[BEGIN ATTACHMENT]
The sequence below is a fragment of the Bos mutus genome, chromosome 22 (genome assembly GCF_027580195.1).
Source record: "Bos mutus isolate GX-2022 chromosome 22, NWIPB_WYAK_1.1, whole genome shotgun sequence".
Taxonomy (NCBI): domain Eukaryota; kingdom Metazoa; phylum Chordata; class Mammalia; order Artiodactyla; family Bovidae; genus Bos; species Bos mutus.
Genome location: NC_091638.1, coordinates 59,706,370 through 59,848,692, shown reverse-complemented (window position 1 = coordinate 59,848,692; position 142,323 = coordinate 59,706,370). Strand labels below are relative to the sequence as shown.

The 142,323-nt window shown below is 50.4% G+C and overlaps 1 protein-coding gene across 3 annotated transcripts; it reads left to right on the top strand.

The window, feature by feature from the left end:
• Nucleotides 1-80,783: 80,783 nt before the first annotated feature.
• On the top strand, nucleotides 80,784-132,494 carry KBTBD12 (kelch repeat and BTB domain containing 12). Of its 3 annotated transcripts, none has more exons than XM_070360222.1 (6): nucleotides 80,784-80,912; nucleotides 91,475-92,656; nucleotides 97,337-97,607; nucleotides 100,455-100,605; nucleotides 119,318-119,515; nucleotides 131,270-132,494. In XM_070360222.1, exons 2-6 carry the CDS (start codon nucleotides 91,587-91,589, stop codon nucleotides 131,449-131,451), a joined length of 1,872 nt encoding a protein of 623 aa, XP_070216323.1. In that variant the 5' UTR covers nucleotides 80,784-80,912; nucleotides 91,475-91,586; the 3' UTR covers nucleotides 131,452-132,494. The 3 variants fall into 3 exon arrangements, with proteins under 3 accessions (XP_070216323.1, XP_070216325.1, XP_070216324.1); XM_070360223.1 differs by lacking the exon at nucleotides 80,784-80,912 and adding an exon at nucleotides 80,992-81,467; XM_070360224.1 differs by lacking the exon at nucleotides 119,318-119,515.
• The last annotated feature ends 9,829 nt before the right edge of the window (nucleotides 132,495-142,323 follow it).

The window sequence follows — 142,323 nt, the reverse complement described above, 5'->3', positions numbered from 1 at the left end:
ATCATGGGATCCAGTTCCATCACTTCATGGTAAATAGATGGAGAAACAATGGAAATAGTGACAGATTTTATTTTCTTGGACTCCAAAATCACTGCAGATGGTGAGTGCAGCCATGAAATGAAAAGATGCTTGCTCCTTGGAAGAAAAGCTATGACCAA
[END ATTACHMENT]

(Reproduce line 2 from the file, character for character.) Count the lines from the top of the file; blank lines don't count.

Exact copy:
Source record: "Bos mutus isolate GX-2022 chromosome 22, NWIPB_WYAK_1.1, whole genome shotgun sequence".